Update: Solution below
Say you have a list of selected items from Finder. Say there are some files, folders, various bundles, and even some applications included in the selection.
Now say you only want those items that are (in UNIX terms) directories. I.e. you only want items you can
cd to in the terminal.
You can check each item's
kind property and see if it equals "Folder", but that doesn't work for application bundles or other bundles/packages, though they are in fact "folders" (directories)
If the items are actual file objects (not aliases), you can check each item's
class property... except that doesn't always work either, since bundles are now "document file" instances, and applications are "application file" instances.
It's worse if you only have a list of aliases rather than actual file objects, since you can't check the
class property; it'll always just say "alias".
The only solutions I can think of, are to either get the POSIX path of each item, and see if it has a trailing forward slash, or to send its path to a script written in a different language, which can check if something's a directory or not.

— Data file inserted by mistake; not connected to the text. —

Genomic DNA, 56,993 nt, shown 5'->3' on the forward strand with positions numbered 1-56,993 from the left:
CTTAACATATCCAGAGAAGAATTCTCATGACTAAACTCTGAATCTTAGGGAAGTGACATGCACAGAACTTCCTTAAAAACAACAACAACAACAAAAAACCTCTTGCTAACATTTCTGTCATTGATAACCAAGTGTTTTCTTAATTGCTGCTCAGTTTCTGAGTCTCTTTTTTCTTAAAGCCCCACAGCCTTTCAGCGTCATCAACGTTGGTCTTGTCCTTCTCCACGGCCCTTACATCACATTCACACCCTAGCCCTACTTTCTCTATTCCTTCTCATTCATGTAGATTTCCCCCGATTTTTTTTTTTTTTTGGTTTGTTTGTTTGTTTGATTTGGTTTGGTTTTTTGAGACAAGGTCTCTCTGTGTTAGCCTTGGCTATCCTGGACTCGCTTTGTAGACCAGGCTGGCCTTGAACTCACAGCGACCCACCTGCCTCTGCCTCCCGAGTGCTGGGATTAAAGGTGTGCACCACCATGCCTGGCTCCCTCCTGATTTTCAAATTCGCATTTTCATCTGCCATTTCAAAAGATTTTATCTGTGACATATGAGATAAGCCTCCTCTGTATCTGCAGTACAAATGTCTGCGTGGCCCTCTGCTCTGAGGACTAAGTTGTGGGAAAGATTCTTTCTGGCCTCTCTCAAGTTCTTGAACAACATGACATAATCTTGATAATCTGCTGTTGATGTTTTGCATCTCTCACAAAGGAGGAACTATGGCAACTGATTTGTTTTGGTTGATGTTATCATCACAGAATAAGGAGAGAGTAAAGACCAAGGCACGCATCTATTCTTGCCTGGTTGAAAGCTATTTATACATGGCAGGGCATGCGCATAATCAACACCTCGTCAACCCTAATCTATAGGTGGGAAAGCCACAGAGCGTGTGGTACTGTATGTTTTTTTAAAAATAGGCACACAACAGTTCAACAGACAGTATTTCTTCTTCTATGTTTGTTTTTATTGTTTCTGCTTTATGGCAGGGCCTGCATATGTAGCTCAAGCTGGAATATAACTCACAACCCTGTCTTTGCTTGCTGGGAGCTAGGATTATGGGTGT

Both ideas seem crazy to me. Checking for a trailing forward slash is extremely hacky and fragile, and feeding everything to a different script is complete overkill.
Update: What Asmus suggests below does seem to be
the only a good solution , as it seems there's no way for AppleScript to figure it out on its own:
do shell script "file -b " & filePosixPath
That'll return the string "directory" for folder, bundles, applications, packages, etc. etc.
But note(!) that for disks, it returns "sticky directory".
Here's a generalized function that works pretty well
on isDirectory(someItem) -- someItem is a file reference set filePosixPath to quoted form of (POSIX path of (someItem as alias)) set fileType to (do shell script "file -b " & filePosixPath) if fileType ends with "directory" then return true return false end isDirectory